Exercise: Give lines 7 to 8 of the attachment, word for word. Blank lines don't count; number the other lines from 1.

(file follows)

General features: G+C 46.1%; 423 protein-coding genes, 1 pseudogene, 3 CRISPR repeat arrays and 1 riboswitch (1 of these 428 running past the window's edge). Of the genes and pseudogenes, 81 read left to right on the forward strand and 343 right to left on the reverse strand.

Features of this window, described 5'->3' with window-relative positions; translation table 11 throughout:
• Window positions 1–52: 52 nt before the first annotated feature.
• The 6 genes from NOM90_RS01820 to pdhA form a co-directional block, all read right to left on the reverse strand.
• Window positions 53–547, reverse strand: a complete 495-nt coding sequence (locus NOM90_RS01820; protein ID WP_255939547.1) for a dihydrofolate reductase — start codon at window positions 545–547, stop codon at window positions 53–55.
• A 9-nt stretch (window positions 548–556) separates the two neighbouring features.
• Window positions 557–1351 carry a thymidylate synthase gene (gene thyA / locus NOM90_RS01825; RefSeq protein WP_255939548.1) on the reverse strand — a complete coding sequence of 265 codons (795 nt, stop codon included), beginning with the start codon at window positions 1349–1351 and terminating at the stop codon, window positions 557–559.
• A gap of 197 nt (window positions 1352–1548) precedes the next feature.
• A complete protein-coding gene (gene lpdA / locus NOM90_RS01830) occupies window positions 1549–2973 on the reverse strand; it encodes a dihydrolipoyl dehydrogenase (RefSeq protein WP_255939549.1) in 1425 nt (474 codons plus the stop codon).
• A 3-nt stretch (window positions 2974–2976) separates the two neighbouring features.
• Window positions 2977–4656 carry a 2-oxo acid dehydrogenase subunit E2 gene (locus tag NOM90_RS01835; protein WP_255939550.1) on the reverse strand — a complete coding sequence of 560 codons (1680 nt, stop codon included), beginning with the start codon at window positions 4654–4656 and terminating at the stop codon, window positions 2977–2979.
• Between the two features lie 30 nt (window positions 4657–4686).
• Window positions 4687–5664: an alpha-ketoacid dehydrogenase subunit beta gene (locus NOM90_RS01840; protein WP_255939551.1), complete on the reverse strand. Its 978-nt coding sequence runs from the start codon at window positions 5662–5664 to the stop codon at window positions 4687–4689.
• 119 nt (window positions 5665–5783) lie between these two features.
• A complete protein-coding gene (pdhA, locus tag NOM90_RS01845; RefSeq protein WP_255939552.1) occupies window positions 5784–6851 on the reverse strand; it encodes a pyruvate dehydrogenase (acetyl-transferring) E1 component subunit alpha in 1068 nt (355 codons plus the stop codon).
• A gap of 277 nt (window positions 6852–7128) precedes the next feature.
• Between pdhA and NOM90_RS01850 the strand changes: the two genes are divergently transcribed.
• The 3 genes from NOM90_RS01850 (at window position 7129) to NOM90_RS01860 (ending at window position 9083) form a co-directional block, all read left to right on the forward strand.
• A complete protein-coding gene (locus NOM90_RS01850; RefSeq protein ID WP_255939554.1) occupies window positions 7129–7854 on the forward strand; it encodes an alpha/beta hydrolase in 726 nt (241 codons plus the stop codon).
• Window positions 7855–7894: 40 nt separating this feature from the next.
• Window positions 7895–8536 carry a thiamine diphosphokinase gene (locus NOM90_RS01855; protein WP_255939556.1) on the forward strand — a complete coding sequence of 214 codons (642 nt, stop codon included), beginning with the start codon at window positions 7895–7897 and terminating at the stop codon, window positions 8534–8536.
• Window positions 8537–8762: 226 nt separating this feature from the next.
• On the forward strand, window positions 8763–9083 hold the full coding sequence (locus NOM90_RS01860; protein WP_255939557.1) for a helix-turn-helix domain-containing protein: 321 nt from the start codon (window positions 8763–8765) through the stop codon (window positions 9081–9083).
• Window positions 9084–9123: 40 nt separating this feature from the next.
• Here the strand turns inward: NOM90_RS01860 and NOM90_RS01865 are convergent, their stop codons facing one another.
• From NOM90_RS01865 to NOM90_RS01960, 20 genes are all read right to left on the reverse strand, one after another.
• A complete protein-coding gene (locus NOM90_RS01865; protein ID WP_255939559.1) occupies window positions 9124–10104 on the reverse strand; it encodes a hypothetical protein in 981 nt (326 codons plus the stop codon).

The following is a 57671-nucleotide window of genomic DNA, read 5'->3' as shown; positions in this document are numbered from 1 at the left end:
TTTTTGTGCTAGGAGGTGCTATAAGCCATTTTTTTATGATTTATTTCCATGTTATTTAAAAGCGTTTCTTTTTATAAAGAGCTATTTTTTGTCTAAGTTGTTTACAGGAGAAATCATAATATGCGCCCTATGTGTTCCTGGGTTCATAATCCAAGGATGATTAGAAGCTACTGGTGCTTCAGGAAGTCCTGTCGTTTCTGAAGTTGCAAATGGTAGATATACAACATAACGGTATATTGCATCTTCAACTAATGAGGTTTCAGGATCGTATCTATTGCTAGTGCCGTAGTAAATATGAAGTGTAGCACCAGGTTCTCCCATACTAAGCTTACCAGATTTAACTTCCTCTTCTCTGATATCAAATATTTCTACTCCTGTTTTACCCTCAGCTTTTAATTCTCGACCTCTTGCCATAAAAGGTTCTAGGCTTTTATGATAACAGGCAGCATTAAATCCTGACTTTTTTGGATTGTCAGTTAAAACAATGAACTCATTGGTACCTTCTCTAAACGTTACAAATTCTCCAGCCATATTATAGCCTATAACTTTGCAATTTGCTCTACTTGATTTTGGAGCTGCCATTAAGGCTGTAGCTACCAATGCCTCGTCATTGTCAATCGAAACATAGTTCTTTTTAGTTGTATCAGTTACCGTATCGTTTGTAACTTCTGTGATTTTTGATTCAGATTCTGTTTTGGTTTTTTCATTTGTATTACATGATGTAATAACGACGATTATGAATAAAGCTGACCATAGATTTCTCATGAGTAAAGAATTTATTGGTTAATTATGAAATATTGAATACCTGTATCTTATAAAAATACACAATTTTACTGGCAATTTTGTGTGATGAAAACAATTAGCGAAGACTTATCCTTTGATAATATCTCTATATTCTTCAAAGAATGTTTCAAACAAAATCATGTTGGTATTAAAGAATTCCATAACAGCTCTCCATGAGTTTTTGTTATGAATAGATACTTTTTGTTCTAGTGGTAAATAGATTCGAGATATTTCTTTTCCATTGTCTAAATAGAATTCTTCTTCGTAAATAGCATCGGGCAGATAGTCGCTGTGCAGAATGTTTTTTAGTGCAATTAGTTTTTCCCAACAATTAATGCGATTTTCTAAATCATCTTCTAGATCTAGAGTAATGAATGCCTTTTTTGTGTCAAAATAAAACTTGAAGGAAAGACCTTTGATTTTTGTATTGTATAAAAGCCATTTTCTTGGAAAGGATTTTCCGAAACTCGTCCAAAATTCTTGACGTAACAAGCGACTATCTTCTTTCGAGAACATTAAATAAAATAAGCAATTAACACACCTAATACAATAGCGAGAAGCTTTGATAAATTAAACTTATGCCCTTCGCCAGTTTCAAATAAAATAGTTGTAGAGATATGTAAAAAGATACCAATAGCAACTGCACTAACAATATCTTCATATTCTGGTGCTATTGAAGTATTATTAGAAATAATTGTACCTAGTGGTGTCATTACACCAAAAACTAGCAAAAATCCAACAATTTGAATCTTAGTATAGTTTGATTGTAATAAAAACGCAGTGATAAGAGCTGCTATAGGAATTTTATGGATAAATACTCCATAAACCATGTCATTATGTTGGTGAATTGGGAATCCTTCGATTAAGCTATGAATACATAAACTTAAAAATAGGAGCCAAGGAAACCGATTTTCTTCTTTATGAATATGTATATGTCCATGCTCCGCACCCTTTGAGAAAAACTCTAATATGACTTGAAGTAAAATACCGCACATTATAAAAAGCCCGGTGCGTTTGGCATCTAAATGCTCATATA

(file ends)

• Window positions 557–1351 carry a thymidylate synthase gene (gene thyA / locus NOM90_RS01825; RefSeq protein WP_255939548.1) on the reverse strand — a complete coding sequence of 265 codons (795 nt, stop codon included), beginning with the start codon at window positions 1349–1351 and terminating at the stop codon, window positions 557–559.
• A gap of 197 nt (window positions 1352–1548) precedes the next feature.